The trailer did not bowl me over like the text descriptions of this film, but I do trust writer-director Brad Bird (The Incredibles), star George Clooney and, to a lesser degree, co-writer Damon Lindelof ("Lost", World War Z).

Inside Out (June 19, 2015)
Pixar is due for another hit and this original comedy personifying the emotions inside a little girl's head comes from Pete Docter, who did right by Up and Monsters, Inc.

Ant-Man (July 17, 2015)
With Edgar Wright directing this, my excitement would have been palpable. But the combination of Paul Rudd and Marvel Studios is still enough to give me hope to bring out the best in new director Peyton Reed.

The Hunger Games: Mockingjay, Part 2 (November 20, 2015)
This would have to be a huge letdown to not entertain and fulfill like a creative franchise's final film should.

Midnight Special (November 25, 2015)
We don't have much to go on about this sci-fi film about a father and son on the run to hide the son's special powers, but it is written and directed by Jeff Nichols, who thoroughly impressed with Take Shelter and Mud.

The Good Dinosaur (November 25, 2015)
If Inside Out doesn't dazzle, maybe this original Pixar film will. Even if this one has reportedly been subjected to some heavy reworking, you typically can't go wrong with dinosaurs. Plus, four of Pixar's best films all opened in November, so it's got that going for it.

Knight of Cups (December 11, 2015)
Directed by Terrence Malick and starring Christian Bale, this film centers on an LA screenwriter.

Star Wars: The Force Awakens (December 18, 2015)
J.J. Abrams made the list with Super 8 and Star Trek Into Darkness wasn't far off, so I'll remain cautiously optimistic for this one.

Joy (December 25, 2015)
The story of a Long Island mother who invented the Miracle Mop might not hold promise, but for these names: David O. Russell, who co-wrote the screenplay with Annie Mumolo (Bridesmaids), will reunite with Jennifer Lawrence, Bradley Cooper, and Robert De Niro.

The Revenant (December 25, 2015)
I wasn't as crazy about Birdman as most of my fellow critics, but I liked it enough to want to see what its writer-director Alejandro González Iñárritu does next. That would be this western vengeance thriller set in 1820 starring Half-Decade Hundred staples Leonardo DiCaprio and Tom Hardy. The scheduled limited Christmas Day opening suggests that Fox expects Iñárritu to have made back-to-back awards contenders.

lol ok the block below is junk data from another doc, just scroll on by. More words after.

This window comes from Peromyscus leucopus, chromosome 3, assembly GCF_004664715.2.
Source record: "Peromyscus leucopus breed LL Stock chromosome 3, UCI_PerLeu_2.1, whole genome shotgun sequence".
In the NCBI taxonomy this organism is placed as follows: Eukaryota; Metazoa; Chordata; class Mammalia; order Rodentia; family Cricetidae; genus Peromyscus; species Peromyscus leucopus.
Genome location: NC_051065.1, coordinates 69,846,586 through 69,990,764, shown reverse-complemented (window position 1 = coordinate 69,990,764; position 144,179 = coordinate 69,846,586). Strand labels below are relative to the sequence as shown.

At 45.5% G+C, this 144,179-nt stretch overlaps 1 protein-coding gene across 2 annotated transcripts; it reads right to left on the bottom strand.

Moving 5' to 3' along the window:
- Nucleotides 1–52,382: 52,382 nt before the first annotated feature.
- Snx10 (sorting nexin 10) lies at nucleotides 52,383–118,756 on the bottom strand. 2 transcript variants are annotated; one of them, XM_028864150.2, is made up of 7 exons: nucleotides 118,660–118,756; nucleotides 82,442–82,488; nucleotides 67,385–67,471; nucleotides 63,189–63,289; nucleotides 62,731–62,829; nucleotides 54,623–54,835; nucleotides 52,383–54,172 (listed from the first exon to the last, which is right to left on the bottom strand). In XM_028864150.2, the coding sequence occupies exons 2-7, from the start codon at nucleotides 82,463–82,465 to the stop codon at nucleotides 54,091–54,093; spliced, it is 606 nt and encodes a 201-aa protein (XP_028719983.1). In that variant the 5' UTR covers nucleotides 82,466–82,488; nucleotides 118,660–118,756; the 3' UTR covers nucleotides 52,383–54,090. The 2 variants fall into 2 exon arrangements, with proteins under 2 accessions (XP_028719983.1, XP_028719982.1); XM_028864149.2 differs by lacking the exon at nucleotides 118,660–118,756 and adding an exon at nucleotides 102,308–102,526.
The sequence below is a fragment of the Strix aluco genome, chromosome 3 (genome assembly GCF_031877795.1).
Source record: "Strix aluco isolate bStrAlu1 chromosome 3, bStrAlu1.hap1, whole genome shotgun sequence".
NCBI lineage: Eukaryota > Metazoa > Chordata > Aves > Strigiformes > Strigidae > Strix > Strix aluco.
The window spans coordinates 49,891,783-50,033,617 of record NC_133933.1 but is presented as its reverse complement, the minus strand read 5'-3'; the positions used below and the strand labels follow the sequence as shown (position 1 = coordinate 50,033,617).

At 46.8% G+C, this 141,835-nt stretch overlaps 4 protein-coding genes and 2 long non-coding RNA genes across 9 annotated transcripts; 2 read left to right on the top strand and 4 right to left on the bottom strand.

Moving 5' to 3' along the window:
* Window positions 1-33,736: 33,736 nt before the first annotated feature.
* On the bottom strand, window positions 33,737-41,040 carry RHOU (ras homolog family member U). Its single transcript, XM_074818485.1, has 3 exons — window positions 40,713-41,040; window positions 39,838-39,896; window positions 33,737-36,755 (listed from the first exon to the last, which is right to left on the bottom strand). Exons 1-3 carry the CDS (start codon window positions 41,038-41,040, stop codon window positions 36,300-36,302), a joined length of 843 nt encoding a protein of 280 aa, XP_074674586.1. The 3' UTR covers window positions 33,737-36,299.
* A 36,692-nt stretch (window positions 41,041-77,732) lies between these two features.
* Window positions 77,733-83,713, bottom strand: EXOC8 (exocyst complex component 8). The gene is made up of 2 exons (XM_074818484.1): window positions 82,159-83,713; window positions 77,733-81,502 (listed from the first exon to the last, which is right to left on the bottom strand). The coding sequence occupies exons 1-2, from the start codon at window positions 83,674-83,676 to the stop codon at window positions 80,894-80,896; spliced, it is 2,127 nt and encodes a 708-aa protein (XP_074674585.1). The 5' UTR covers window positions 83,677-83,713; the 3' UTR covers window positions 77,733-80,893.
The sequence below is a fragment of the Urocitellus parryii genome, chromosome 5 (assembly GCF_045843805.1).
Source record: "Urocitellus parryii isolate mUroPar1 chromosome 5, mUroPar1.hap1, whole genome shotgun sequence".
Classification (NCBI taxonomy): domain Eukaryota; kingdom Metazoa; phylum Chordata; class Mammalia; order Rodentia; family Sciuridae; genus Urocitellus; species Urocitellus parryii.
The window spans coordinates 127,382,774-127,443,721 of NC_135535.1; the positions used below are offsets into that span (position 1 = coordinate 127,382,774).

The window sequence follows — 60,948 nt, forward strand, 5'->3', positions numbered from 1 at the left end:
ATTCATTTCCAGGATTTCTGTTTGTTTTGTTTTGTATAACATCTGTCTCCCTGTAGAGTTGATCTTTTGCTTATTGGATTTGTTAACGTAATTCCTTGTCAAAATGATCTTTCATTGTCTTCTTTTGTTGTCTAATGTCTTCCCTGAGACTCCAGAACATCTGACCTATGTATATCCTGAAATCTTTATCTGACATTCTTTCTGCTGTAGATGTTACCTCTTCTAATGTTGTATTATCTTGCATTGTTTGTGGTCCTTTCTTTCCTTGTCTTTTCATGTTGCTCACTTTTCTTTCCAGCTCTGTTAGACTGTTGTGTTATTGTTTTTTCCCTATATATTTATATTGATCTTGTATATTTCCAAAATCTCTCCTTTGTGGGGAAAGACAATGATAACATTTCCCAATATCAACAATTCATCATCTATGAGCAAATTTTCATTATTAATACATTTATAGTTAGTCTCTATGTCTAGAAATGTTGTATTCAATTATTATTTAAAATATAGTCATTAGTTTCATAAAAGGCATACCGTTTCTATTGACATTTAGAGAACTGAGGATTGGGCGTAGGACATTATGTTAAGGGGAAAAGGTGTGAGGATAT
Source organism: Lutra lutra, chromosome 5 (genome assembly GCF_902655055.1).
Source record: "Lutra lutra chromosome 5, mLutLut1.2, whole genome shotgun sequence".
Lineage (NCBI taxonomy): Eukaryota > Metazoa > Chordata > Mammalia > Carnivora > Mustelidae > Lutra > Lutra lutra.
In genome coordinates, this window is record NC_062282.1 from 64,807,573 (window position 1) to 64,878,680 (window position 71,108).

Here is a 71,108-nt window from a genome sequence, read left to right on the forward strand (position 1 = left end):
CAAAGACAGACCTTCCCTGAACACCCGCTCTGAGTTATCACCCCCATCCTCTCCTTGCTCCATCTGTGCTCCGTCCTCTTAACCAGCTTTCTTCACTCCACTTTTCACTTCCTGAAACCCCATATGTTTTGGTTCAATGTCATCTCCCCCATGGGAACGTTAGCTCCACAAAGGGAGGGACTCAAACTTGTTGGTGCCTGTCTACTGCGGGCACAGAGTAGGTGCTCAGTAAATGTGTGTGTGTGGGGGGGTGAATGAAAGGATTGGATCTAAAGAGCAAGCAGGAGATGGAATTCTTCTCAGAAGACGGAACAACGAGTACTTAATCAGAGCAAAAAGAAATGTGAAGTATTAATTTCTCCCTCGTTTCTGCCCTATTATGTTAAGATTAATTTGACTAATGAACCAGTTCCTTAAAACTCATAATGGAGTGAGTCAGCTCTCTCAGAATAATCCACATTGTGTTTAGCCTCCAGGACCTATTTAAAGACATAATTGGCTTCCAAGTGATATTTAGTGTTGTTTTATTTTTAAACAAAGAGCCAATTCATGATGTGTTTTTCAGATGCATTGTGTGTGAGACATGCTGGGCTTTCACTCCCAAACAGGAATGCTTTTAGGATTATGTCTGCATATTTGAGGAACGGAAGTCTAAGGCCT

X-Men: Apocalypse (May 27, 2016)
Its two predecessors made the cut with ease, so as long as there isn't a steep drop-off, this sequel should like its chances.

Live by Night (October 7, 2016)
A Prohibition crime drama starring Ben Affleck, who directs from a screenplay he adapted from a novel by Dennis Lehane (Gone Baby Gone, Shutter Island). What's not to love about that?

Silence (TBA 2016)
Martin Scorsese's long-brewing project about Portuguese Jesuit priests experiencing persecution in 17th century Japan will finally see the light of day with Liam Neeson, Andrew Garfield, and Adam Driver playing the missionaries.

True American (TBA)
Maintaining her interest in current affairs, Kathryn Bigelow will next direct Tom Hardy in this true story of domestic terrorism in the immediate wake of 9/11.

Untitled Planet of the Apes Sequel (July 14, 2017)
Who needs a title when you've got director Matt Reeves and writer Mark Bomack staying on from Dawn of the POTA?

The End
Thanks for taking this journey with me and for sharing it with your fellow film fans. Hope you've enjoyed it.

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Begun January 12, 2015. Updated February 3, 2015.